By listening attentively, solicitors can gain a clear understanding of your situation and identify any potential issues early on. Furthermore, active listening can help to build trust between you and your solicitor, which is essential for a successful legal representation.
Solicitors need to be effective communicators in order to best serve their clients. Good communication skills allow solicitors to understand the needs of their clients, relay legal information effectively, and negotiate on behalf of their clients.
Strong communication skills are especially important when dealing with difficult conversations or negotiations. Clients appreciate solicitors who can communicate clearly and effectively, and who are able to resolve conflicts in a way that meets their needs.
When solicitors need to read and interpret complex legal documents, having strong written comprehension skills is essential. In some cases, a solicitor may be the only person who can understand the document’s legal jargon. This can be critical when making decisions that affect their clients’ lives and fortunes.
Good written comprehension skills allow solicitors to quickly and accurately understand the intent of a legal document. This helps them provide sound legal advice to their clients, and avoid any potential misunderstandings. Additionally, strong written comprehension skills help solicitors draft clear and concise legal documents for their clients.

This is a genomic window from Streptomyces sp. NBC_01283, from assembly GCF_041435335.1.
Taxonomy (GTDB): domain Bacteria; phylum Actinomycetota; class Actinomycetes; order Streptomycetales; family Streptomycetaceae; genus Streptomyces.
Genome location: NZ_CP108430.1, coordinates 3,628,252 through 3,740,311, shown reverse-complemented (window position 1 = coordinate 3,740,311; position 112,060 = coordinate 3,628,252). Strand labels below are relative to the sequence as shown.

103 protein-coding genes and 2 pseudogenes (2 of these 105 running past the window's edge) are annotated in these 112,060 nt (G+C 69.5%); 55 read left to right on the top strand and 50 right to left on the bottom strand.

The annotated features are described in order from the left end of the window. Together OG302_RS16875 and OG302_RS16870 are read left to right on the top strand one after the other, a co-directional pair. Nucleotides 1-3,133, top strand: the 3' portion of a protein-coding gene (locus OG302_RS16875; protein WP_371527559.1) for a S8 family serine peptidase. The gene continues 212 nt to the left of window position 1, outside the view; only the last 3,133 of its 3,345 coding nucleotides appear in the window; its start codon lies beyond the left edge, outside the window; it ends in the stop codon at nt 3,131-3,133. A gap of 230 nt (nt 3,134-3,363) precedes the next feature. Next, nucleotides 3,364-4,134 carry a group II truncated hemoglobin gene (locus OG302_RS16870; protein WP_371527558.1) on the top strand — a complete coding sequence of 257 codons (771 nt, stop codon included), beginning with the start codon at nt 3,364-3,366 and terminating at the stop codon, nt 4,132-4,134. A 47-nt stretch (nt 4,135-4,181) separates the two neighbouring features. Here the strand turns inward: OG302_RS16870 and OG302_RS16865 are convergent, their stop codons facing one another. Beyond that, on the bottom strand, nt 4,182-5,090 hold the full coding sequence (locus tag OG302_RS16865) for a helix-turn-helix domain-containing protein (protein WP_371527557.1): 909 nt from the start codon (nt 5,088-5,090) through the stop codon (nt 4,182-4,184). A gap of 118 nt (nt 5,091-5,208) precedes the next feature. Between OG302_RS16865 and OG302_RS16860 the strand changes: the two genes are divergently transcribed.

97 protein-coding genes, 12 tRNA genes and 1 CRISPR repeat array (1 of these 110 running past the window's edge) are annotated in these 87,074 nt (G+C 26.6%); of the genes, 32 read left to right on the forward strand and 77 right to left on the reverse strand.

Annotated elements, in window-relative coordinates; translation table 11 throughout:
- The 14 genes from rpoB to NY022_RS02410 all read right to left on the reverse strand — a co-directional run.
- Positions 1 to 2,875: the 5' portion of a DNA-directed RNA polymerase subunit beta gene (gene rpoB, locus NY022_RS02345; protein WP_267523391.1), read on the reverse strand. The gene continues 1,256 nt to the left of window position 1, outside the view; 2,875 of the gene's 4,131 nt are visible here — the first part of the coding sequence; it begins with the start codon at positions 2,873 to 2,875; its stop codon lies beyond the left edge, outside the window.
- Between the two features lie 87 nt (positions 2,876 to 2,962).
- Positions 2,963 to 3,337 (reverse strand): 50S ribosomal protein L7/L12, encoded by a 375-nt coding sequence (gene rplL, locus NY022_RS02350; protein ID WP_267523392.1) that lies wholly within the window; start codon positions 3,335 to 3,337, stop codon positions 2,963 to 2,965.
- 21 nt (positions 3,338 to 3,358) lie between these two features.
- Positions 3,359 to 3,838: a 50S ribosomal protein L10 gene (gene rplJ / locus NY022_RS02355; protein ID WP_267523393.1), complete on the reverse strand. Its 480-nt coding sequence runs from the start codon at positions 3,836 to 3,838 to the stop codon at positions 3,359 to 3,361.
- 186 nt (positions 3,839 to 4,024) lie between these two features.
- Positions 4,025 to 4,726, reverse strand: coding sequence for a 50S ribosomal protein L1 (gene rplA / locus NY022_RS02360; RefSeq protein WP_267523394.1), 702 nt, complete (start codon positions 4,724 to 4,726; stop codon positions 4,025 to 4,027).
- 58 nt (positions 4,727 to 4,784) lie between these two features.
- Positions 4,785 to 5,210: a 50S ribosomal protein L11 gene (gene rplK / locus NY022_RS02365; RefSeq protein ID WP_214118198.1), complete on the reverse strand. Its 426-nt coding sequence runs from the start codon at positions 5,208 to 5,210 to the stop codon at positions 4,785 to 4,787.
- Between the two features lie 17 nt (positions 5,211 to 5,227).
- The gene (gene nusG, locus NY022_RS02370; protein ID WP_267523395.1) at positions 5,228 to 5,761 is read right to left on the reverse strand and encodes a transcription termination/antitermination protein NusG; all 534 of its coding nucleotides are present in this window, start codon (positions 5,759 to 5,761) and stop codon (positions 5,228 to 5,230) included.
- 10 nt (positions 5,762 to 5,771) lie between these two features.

Solicitors need to be critical thinkers because their job is to review evidence and provide an opinion on a case. They also need to be able to think on their feet in order to respond to questioning from the other side.
Critical thinking skills help solicitors stay organized and efficient, while also being able to spot potential problems with a case.
Solicitors are problem-solvers. They are the ones people go to when they need help resolving a legal issue. This means that they need to be able to quickly understand complex legal issues and find solutions that work for their clients. They also need to react effectively and adapt quickly when things change.
Logical reasoning tests are often used by employers to measure candidates’ logical thinking and problem-solving skills. Check out our logical reasoning test to determine your skill level.